Failing commissioning is a national scandal that must be brought to a halt

A joint statement by Voluntary Organisations Disability Group, Learning Disability England, Shared Lives Plus and Association of Mental Health Providers following the BBC Panorama ‘Undercover hospital abuse scandal’.

The BBC Panorama programme, Undercover hospital abuse scandal, is heartbreaking to watch. But there are sadly no surprises here. People’s misery and untimely deaths have been met with reviews rather than radical change. Long-stay institutions for people with learning disabilities, autism and mental ill health should have closed decades ago yet successive governments have not acted.

A failure in the ‘market’ where these services operate means that secure hospitals are keeping people locked up for years. Some are places where abuse is too easy. These environments cannot offer an ordinary life to people who need support to live their lives. The ongoing commissioning of secure inpatient provision is a national scandal that must be brought to a halt.

High quality voluntary sector organisations offer an alternative. Family and carer groups, self-advocacy and advocacy organisations through to specialist community providers are just some of the many solutions that are available. It is a sad fact that these organisations have been under-utilised to support policies to de-commission long-stay institutions. It is also unacceptable that vast sums of public money are being paid to run services to offer nothing more than suboptimal and outdated care which is directly harming people.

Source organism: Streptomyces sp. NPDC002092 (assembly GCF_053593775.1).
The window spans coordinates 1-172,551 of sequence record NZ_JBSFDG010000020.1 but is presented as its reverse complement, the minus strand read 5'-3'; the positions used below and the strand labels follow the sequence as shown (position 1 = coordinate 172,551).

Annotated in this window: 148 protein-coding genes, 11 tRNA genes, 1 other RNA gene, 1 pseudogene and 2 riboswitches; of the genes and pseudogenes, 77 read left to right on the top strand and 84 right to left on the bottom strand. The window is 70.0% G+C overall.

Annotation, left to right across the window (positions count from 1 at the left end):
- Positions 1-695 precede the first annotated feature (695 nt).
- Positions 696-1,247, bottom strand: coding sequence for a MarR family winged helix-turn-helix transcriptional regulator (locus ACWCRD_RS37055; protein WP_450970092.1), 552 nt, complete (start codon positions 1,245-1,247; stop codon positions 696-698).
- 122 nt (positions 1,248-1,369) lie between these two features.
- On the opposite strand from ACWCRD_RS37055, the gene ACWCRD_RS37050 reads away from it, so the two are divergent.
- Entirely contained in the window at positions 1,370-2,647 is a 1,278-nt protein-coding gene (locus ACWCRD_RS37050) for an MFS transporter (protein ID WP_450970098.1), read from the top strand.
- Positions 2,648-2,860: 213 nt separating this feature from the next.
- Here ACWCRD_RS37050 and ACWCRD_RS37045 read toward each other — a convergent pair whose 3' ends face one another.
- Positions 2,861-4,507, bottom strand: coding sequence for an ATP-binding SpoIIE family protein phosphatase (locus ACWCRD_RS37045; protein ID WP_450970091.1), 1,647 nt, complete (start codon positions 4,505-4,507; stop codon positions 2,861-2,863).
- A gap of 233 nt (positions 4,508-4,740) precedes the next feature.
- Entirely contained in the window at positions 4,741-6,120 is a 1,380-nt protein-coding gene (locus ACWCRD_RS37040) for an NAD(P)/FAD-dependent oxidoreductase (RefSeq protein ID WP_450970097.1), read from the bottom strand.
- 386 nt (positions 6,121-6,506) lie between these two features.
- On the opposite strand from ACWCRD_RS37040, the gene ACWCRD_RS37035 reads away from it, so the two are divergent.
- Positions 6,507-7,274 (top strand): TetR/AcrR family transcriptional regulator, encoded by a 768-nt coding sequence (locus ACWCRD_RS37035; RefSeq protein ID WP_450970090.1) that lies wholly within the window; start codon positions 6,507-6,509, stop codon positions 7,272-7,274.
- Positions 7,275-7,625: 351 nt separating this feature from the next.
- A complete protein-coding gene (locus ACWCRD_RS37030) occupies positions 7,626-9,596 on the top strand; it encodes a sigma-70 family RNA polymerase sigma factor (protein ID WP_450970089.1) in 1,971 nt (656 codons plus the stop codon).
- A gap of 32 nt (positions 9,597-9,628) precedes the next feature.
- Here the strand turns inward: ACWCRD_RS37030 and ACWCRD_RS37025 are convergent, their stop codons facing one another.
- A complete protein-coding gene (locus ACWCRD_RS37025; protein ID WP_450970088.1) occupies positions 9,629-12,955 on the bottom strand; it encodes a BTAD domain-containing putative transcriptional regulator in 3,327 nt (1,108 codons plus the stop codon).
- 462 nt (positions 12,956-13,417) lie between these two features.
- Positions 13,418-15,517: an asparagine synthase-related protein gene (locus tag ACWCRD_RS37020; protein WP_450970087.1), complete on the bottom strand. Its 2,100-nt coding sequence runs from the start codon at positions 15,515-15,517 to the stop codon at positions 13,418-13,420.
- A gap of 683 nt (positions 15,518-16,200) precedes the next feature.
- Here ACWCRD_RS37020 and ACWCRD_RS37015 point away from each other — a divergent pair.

Government must address these issues as a national priority. NHS England, local NHS organisations and councils have a duty to lead this. We believe they must:

  • Make themselves accountable to people with learning disabilities, autism and mental ill health, and their families, by creating formal relationships with local user-led and carers organisations and advocacy services.
  • Ensure everyone using long-term NHS care can access a personal health budget and an independent advocate to help them find and use new forms of community support to help them get out of hospital.
  • Work with high quality voluntary and community sector providers to redesign care around the person with a clear expectation that everyone can live a good life in the community.

Our organisations remain committed to working across the system so that plans to reduce, and ultimately, eliminate inappropriate secure services become reality. People who require support to live their lives deserve nothing less.

Read Learning Disability England’s own response by clicking here